... whole provision for the endowment, the part relating to the land grant, and, above all, the supplementary legislation allowing him to make a contract with the State for "locating'' the lands, were thought out entirely by himself; and in all these matters he showed, not only a public spirit far beyond that displayed by any other benefactor of education in his time, but a foresight which seemed to me then, ...
— Volume I • Andrew Dickson White

... o' Liviston, Her name ye ken, her name ye ken, And she has written in her contract To lie her lane, to lie ...
— The Complete Works of Robert Burns: Containing his Poems, Songs, and Correspondence. • Robert Burns and Allan Cunningham

... the vogue. Already his fellow-playwrights deemed their success as fearfully uncertain, unless they had secured, price three guineas, a prologue or epilogue from the Laureate. So fertile was his own invention, that he stood ready to furnish by contract five plays a year,—a challenge fortunately declined by the managers of the day. Thus, if the Laureate stipend were not punctually paid, as was often the case, seeing the necessitous state of the royal finances ...
— Atlantic Monthly, Volume 2, Issue 10, August, 1858 • Various

... is presented with some money by the boy's father, which is known as the Meher or dowry. On its conclusion a cup of sherbet is given to the bridegroom, of which he drinks half and hands the remainder to the bride. The gift of the Meher is considered to seal the marriage contract. When a widow is married the Kazi is also employed, and he simply recites the Kalama or Muhammadan profession of belief, and the ceremony is completed by the distribution of dates to the elders of the caste. Divorce is permitted and is known as talaq. The ...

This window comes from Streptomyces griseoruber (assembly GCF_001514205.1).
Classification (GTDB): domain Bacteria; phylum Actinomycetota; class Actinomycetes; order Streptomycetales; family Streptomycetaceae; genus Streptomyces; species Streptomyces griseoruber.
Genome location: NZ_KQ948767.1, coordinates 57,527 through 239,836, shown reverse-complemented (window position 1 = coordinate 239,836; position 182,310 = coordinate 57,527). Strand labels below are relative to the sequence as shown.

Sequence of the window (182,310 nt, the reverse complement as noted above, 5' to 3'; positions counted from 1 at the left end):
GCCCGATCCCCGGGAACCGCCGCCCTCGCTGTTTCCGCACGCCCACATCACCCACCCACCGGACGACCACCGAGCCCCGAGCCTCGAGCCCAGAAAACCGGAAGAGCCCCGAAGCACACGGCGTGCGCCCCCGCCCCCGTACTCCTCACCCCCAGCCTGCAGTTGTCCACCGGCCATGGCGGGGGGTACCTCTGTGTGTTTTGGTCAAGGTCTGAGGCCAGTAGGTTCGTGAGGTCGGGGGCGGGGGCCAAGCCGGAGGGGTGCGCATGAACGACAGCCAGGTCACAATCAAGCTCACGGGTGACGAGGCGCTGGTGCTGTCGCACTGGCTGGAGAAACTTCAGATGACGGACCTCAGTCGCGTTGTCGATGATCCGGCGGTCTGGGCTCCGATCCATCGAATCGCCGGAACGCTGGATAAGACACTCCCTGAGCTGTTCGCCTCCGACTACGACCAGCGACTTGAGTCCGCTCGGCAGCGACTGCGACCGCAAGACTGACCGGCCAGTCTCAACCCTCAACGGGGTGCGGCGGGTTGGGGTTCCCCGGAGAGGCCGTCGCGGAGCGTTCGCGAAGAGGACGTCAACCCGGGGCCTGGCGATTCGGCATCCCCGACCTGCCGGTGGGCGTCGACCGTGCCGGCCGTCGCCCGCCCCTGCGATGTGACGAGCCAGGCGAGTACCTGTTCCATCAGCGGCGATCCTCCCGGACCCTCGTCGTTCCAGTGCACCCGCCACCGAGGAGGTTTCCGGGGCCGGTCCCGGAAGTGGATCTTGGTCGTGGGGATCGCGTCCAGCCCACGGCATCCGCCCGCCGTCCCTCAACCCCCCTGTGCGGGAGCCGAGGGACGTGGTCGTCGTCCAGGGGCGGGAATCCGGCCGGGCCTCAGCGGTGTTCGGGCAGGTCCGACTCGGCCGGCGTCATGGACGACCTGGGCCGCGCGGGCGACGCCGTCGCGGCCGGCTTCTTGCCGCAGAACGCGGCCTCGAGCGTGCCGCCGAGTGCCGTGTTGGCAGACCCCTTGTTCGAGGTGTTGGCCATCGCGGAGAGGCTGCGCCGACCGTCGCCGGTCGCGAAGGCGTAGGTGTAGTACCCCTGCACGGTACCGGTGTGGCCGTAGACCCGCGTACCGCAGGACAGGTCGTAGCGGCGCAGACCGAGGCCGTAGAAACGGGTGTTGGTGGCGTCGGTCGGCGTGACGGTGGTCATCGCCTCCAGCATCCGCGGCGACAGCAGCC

— The Tribes and Castes of the Central Provinces of India - Volume IV of IV - Kumhar-Yemkala • R.V. Russell

... exercises, which harden the body, and speculative sciences, which are apt to render us unsociable and sour. . . . Let us suppose, for example, a society of men so passionately devoted to hunting as to make it their sole employment; they would doubtless contract thereby a kind of rusticity and fierceness. But if they happened to imbibe a taste for music, we should quickly perceive a sensible difference in their customs and manners. In short, the exercises used ...
— Primitive Psycho-Therapy and Quackery • Robert Means Lawrence